Environment

Raschein makes push for Keys environment money as session looms

The video can be seen on YouTube.
The video can be seen on YouTube.

A push to secure $25 million annually in state environmental funding for the Florida Keys comes with its own two-minute video.

"I want to show that to every committee" in the Florida Legislature that will review the Florida Keys Stewardship Act bills, said primary sponsor state Rep. Holly Raschein (R-Key Largo).

"That's all you have to see to know what it's about," Raschein said Friday.

The state's two-month legislative session opens Jan. 2, an early start for 2016.

As proposed, the measure would seek $20 million annually for water-protection and $5 million to purchase sensitive lands and residential lots that may not be able to get building permits.

The video, produced as part of an informational campaign funded by Monroe County, local municipalities and independent agencies, cites the economic importance of the Keys environment to the entire state. Tourism, military bases and commercial and recreational fishing generate more than $200 million annually for the state.

Watch the video here.

"Let's stand together in support of our Florida Keys, where the environment is precious and the economic benefits are endless," the narration concludes.

The campaign for legislative support also includes printed materials and background on the effect of state mandates in the Keys.

"I've been spending a lot of time with my colleagues to educate them on what it means to be an Area of Critical State Concern," Raschein said.

"That's something the state did back in the 1970s, and not everybody realizes the big effect it has on us as a community," she said.

The Critical Concern designation, imposed to head off what state lawmakers perceived as unchecked development that threatened a fragile ecosystem, limits the number of building permits throughout Monroe County and mandates costly water-protection measures.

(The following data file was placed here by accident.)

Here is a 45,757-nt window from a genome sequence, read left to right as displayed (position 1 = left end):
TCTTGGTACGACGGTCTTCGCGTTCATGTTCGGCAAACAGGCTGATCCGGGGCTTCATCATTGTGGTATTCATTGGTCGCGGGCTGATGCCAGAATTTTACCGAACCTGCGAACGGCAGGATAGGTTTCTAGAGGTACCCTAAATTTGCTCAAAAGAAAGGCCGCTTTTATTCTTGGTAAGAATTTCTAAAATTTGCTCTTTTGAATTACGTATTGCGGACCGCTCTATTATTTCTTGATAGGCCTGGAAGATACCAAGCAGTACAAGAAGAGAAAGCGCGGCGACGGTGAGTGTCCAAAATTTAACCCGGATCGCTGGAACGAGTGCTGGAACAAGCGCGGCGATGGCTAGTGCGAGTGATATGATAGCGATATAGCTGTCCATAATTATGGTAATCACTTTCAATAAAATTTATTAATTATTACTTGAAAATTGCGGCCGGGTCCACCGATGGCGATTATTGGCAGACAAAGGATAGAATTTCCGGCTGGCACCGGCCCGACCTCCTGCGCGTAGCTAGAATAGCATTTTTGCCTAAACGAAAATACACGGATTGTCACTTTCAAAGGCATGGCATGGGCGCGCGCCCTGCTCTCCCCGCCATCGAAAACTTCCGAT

The $25 million allocation would run for at least 10 years, if passed.

"So far, I've got nothing but positive feedback," Raschein said.

The Florida Keys Stewardship Act is scheduled to reach key committees during the first week of the legislative session and has already passed some early committee review.

"That's a good indication that things are moving forward," Raschein said.

State Sen. Wilton Simpson (R-New Port Richey) has filed a companion bill in the Florida Senate.

If passed, the bill would help protect "water quality, restoration and protection; water supply protection, and land for critical habitat protection, public safety in case of an evacuation, property rights and military base protection," says the video.

Raschein said her other priorities for the 2016 session include a bill to secure building rights for 300 dormitory and staff residences at the Florida Keys Community College. No construction money is tied to the FKCC request, and the allocation would not affect other residential building limits.

"That doesn't mean there will be 300 more rooms," she said. "The college is only authorized for 100. But that means if there is the need, we won't have to keep coming back to the legislature for approval."

Florida Keys Day, an annual event held at the Florida Capitol during the legislative session to promote Keys priorities, is scheduled for Feb. 17.

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